Loosely based on Homer's "Odyssey," the movie deals with the picaresque adventures of Ulysses Everett McGill and his companions Delmar and Pete in 1930s Mississipi. Sprung from a chain gang and trying to reach Everett's home to recover the buried loot of a bank heist they are confronted by a series of strange characters--among them sirens, a cyclops, bank robber George "Baby Face" Nelson (very annoyed by that nickname), a campaigning governor and his opponent, a KKK lynch mob, and a blind prophet who warns the trio that "the treasure you seek shall not be the treasure you find." Written by
Armin Ortmann <email@example.com>
The character of Pappy O'Daniel is based on W. Lee (Pappy) O'Daniel, who served as Governor of Texas (not Mississippi) from 1939-41 and later as U.S. Senator. He was a flour baron with a radio show and sang with The Light Crust Doughboys. He was famous for refusing to vote in protest of the poll tax. See more »
Pete says "today is the seventeenth" and that they have only four days to reach their goal before it is flooded. However, there are at least six different night scenes from that point until the scene in which the flooding takes place, and the newspaper Everett throws on the fire has the date "July 13, 1937" and mentions the Soggy Bottom Boys. See more »
Ulysses Everett McGill:
Say, any of you boys smithies? Or, if not smithies per se, were you otherwise trained in the metallurgic arts before straitened circumstances forced you into a life of aimless wanderin'?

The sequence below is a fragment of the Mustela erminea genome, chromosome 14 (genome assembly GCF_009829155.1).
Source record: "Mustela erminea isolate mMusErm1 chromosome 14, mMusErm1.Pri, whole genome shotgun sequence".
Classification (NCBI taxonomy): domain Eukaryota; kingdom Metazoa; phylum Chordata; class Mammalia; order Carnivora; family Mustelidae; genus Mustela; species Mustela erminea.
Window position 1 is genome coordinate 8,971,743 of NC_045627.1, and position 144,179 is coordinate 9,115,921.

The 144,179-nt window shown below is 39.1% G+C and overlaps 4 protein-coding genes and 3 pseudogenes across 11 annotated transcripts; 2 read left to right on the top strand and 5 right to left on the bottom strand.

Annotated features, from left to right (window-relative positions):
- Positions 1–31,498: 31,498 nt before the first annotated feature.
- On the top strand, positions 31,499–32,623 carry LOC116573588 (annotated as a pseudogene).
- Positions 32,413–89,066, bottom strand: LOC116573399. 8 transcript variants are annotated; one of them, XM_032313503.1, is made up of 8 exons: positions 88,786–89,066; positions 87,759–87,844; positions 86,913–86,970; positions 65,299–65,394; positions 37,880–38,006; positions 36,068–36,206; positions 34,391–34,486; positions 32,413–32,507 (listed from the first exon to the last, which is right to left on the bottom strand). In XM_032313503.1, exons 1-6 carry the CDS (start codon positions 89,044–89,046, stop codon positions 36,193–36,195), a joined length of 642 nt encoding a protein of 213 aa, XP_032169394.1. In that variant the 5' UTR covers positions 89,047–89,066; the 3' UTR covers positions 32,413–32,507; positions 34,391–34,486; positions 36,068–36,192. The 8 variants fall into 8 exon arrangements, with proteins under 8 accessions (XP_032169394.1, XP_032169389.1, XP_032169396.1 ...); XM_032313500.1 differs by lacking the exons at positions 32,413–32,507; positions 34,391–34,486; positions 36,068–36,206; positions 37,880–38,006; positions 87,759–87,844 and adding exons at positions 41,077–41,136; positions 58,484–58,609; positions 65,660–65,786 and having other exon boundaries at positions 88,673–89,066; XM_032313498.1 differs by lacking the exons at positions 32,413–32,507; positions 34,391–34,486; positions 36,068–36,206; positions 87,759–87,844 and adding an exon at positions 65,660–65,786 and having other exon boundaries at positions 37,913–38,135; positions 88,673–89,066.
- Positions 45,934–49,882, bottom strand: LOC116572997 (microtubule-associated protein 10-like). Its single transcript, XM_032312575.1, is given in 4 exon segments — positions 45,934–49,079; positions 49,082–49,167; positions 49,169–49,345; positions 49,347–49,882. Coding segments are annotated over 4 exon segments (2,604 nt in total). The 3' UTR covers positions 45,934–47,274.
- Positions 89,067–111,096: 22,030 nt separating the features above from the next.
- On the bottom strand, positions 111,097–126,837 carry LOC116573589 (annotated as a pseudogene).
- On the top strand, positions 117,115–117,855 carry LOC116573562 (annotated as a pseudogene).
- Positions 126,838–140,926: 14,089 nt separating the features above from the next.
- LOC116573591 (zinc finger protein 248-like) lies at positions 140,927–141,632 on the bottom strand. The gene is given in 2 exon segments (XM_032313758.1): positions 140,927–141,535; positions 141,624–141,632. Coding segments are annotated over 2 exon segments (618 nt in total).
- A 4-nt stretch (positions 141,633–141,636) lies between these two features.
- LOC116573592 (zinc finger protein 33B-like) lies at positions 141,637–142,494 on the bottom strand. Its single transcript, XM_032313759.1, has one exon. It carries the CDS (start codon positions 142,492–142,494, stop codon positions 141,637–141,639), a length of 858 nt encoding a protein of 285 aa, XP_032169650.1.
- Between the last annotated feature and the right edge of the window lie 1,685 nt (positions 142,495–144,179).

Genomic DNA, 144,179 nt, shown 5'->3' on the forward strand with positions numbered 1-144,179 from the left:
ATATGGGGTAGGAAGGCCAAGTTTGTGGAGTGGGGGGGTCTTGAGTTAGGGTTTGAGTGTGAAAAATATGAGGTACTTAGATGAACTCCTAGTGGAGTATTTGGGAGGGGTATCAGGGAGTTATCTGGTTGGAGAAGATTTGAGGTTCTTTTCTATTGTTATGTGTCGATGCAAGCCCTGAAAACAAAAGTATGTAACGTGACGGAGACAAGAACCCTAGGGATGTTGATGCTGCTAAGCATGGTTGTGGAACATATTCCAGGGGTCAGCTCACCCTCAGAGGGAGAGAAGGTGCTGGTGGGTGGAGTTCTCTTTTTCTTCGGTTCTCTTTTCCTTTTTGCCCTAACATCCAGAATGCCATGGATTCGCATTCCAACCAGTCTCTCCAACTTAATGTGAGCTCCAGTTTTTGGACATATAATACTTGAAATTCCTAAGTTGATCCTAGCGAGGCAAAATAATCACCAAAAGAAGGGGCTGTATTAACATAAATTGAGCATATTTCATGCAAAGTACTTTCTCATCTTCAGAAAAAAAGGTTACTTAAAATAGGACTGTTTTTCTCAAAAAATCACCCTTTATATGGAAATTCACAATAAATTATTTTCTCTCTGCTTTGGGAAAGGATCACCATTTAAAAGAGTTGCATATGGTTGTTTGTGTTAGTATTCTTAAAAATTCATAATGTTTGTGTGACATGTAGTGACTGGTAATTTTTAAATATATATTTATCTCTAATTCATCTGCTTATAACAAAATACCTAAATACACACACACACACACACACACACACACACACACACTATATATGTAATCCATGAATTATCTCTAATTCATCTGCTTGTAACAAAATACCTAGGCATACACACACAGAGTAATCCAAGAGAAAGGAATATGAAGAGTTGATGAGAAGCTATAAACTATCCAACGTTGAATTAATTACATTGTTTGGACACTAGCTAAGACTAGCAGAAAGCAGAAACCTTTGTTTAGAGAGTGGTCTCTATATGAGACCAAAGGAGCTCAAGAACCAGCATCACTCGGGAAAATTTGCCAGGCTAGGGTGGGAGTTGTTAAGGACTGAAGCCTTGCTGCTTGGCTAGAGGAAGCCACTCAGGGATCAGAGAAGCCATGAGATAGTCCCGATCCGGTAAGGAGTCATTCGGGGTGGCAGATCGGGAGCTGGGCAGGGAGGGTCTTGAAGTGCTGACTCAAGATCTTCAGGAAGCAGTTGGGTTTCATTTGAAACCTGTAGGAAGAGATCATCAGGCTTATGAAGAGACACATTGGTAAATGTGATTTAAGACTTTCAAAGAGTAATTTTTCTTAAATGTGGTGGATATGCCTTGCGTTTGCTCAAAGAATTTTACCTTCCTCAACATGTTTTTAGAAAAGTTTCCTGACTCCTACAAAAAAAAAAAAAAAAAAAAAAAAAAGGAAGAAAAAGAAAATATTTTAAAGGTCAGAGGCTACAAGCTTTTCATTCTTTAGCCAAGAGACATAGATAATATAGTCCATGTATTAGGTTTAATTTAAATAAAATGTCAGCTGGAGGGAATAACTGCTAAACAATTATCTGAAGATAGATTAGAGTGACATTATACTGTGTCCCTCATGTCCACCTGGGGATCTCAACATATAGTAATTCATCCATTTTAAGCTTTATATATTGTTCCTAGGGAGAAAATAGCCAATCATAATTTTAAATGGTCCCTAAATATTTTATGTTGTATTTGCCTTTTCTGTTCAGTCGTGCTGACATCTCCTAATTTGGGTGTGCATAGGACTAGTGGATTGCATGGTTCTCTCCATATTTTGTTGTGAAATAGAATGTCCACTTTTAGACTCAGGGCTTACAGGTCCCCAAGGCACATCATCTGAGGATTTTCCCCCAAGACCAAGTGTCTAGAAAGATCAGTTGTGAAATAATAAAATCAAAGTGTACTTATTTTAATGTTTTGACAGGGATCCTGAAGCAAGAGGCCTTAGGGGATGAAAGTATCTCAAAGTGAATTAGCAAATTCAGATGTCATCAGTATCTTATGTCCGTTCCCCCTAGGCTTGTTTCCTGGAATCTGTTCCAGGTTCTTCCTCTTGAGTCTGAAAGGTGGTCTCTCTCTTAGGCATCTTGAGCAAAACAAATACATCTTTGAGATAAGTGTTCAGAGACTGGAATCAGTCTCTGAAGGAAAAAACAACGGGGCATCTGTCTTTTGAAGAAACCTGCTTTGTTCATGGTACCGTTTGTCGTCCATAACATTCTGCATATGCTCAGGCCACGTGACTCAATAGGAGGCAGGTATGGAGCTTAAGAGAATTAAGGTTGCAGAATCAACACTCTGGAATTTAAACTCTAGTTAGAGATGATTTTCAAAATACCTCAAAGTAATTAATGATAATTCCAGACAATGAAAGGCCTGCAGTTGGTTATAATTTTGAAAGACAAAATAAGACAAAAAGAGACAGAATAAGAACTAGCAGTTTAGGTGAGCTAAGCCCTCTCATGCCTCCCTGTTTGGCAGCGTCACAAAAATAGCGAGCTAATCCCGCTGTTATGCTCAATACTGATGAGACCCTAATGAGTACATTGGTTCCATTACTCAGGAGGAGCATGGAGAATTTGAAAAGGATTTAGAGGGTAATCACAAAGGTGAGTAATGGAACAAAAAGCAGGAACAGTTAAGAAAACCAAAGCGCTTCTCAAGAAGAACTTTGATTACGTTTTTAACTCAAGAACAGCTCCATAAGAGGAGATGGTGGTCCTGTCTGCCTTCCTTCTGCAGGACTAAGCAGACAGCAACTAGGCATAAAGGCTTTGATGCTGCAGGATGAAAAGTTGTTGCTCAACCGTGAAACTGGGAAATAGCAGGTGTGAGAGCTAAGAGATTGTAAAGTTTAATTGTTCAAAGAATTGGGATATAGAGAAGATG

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The credit for Alan J. Schoolcraft, the president of operations for Mike Zoss Productions, is all in Spanish: "El Encargado de Mike Zoss Productions" See more »
This was the best film I saw in the year 2000. The Cohen brothers have never let me down before, and they certainly didn't this time either.
It's one of those rare movies these days - it's witty, intelligent and vastly entertaining. I left the cinema with a warmth in my heart. Of course, there's lot of Cohen stuff in there - odd characters and peculiar gadgets, well-developed plot and magic camerawork. But no Cohen film is resembling any other Cohen film, if you overlook the general quality of them, of course.
The big surprise for me was that Clooney is so good. But the true master performance in this movie comes from Tim Blake-Nelson. But the rest of the cast is superb too.
A film that is lightweight comedy with a musical touch that evolve it's story round rednecks and old time country music - dripping with wit and intelligence. Thats a very unlikely combination. But it's exactly what this picture is.
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